Etymology. Named after its elongated style-head that resembles the traditional koteka, or penis-gourd traditionally worn by male natives of New Guinea.

Hoya stenakei Simonsson & Rodda, sp. nov. 

Etymology. Named after the late Mr Sten-Åke Svensson (1947 – 2011) of Sweden, whose children supported the first author’s work in PNG.

Hoya versteegii Simonsson & Rodda, sp. nov.

Etymology. Named after its collector, G. Versteeg (1876–1943).

Hoya yvesrocheri Simonsson & Rodda, sp. nov. 

Etymology. Named after the Yves Rocher Foundation which supported the first author’s Hoya Project for five years during 2011–2015.

N. Simonsson Juhonewe and M. Rodda. 2017. Contribution to A Revision of Hoya (Apocynaceae: Asclepiadoideae) of Papuasia. Part I: Ten New Species, One New Subspecies and One New Combination. Gardens’ Bulletin Singapore. 69(1); 97–147.  

[Botany • 2017] Acropogon mesophilus • A Rare and Threatened New Species (Malvaceae, Sterculioideae) from the Mesic Forest of New Caledonia [Novitates Neocaledonicae VI]

Acropogon mesophilus  Munzinger & Gâteblé


A new species, Acropogon mesophilus Munzinger & Gâteblé (Malvaceae, Sterculioideae), is described from New Caledonia. This species is endemic to non-ultramafic areas, along the southwestern coast of Grande-Terre. The species has large leaves, widely ovate to ovate, and entire, and might be confused with only two other endemic species, namely A. bullatus (Pancher & Sebert) Morat and A. veillonii Morat. However, A. mesophilus differs from the other two species most evidently by its leaves 3-nerved, flat, and with truncate to rounded bases, versus leaves 5-nerved, bullate, and with cordate bases. A line drawing and color photos are provided for the new species, along with a discussion of its morphological affinities and a preliminary risk of extinction assessment of Endangered.

Keywords: Acropogon, Malvaceae, mesic forest, New Caledonia, new species, Sterculioideae, taxonomy, threatened species, Eudicots

Acropogon mesophilus Munzinger & Gâteblé spec. nov.A. Overview of a single big tree. B. Flowering branch. C. Leaves. D. Inflorescence. E. Male (left) and female (right) flowers. 

Acropogon mesophilus Munzinger & Gâteblé, spec. nov. 

Type:— NEW CALEDONIA. Province Sud: Boulouparis, Camp Brun, le long de la Diahot, 130 m, 21°49’29.85”S, 165°54’50.71”E, 30 September 2015, Gâteblé 711 (holotype P-01069417!; isotypes G!, K!, MEL!, MPU-028533!, MO!, NOU-081994!, NOU-081995!, P-01069418!). 

Diagnosis:— Acropogon mesophilus Munzinger & Gâteblé differs from A. bullatus and A. veillonii by its flat, ovate leaf blade, with base truncate to rounded, three main palmate veins and many evident domatia, and by its yellow sepals with 2–4 grayish-purple stripes per calyx lobe.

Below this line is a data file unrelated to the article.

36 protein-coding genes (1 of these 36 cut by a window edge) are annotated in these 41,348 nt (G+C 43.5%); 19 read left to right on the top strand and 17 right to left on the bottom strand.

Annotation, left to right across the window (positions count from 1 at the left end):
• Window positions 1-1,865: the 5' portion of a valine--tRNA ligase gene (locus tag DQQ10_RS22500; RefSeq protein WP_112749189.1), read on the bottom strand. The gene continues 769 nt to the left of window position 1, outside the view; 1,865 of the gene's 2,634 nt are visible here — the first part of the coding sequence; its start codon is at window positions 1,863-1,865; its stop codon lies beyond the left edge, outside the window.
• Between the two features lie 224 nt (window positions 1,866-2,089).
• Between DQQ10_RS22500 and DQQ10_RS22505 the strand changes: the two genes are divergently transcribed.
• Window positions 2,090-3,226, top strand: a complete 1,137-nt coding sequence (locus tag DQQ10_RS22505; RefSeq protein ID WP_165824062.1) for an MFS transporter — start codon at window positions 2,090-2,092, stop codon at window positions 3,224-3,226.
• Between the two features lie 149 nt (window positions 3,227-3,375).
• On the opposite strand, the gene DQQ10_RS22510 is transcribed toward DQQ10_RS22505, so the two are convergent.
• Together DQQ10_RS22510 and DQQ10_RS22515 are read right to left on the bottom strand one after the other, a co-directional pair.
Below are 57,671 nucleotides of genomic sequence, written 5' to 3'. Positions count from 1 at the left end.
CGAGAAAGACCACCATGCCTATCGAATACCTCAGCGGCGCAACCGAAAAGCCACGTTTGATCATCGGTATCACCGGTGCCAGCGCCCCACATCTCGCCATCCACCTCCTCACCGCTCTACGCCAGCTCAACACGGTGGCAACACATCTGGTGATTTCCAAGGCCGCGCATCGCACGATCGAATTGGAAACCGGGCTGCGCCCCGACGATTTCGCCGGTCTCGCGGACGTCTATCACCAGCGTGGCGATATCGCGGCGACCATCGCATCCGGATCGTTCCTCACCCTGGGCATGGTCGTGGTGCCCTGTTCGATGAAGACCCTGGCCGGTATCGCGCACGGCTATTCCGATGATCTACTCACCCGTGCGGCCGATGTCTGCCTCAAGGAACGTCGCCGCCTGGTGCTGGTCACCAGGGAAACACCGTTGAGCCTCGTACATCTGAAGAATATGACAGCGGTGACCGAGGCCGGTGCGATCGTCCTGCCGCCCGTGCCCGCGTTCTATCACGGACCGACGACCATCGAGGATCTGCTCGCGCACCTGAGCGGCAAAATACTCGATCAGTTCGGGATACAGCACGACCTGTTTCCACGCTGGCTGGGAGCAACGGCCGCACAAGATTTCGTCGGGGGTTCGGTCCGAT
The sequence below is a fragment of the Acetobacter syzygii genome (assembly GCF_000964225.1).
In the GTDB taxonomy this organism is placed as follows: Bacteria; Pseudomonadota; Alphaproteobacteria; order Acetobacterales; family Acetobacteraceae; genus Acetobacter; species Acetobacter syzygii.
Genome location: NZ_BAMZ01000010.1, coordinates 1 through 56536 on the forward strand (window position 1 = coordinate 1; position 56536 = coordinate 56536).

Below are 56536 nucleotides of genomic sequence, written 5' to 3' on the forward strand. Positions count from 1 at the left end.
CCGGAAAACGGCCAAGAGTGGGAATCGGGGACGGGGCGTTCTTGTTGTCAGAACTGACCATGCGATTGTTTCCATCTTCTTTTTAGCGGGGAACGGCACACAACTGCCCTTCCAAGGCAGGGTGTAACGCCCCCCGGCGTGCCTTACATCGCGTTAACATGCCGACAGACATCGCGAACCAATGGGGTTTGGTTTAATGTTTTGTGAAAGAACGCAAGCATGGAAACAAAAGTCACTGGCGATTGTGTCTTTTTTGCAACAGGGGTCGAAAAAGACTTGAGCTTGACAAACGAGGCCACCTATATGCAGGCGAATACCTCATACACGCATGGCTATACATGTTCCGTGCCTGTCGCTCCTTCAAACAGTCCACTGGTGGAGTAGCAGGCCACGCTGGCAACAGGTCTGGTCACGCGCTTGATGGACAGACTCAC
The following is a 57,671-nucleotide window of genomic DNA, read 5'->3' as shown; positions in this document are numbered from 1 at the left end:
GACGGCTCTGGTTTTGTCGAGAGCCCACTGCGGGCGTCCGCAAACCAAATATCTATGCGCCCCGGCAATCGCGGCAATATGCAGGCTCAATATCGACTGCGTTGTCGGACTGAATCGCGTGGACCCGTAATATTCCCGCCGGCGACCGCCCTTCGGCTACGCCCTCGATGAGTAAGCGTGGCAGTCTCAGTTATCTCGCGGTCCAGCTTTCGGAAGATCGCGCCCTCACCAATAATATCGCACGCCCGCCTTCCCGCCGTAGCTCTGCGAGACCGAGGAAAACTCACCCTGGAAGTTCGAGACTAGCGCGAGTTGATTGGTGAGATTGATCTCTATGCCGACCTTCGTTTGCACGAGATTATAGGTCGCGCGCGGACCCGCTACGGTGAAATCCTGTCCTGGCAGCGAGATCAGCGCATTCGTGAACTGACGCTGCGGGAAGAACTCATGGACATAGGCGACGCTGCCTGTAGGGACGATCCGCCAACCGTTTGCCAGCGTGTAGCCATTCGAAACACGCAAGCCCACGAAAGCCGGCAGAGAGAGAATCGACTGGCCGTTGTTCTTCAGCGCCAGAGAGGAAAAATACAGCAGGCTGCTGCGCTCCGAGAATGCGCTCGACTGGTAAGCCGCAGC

Etymology:— The plant is named after the mesic forests where it grows.

FIGURE 2.— Acropogon mesophilus Munzinger & Gâteblé spec. nov. (A–F), A. bullatus (G) & A. veillonii (H):
A. Overview of a single big tree. B. Flowering branch. C. Leaves. D. Inflorescence. E. Male (left) and female (right) flowers. F. Follicles. G–H. Inflorescences.

Gâteblé 711 (A–B), Gâteblé et al. 685 (C), Gâteblé 719 (D), Le Borgne 58 (E–F), Gâteblé & Butaud 733 (G), photos by G. Gâteblé (A–D & G), T. Le Borgne (E–F) & J.-F. Butaud (H).   DOI:  10.11646/phytotaxa.307.3.2 

Jérôme Munzinger and Gildas Gâteblé. 2017. Novitates Neocaledonicae VI: Acropogon mesophilus (Malvaceae, Sterculioideae), A Rare and Threatened New Species from the Mesic Forest of New Caledonia. Phytotaxa. 307.3; 183-190. DOI:  10.11646/phytotaxa.307.3.2

[Cnidaria • 2017] Sinularia mesophotica • Search for Mesophotic Octocorals (Cnidaria, Anthozoa) and Their Phylogeny. II. A New Zooxanthellate Species from Eilat, northern Red Sea

Sinularia mesophotica 
Benayahu, McFadden, Shoham & van Ofwegen, 2017   

An octocoral survey conducted in the mesophotic coral ecosystem (MCE) of Eilat (Gulf of Aqaba, northern Red Sea) yielded a new species of the speciose reef-dwelling genus Sinularia. It features encrusting colony morphology with a thin, funnel-shaped polypary. Sinularia mesophotica sp. n. (family Alcyoniidae) is described and compared to the other congeners with similar morphology. Both the morphological and molecular examination justified the establishment of the new species, also assigning it to a new genetic clade within Sinularia. The results highlight its unique phylogenetic position within the genus, and this is the first described species of a mesophotic zooxanthellate octocoral.

Keywords: Octocorallia, taxonomy, new species, mesophotic coral ecosystem, Eilat, Red Sea

Figure 4. Underwater photographs of Sinularia mesophotica sp. n. A patch of colonies 

Systematic description

Order Alcyonacea Lamouroux, 1912
Family Alcyoniidae Lamouroux, 1912

Genus Sinularia May, 1898

Sinularia mesophotica sp. n.

Figure 1. Sinularia mesophotica sp. n.; A Holotype ZMTAU Co 37425 B paratypes ZMTAU Co 37492.
Scale bar: 1 cm (A also applies to B).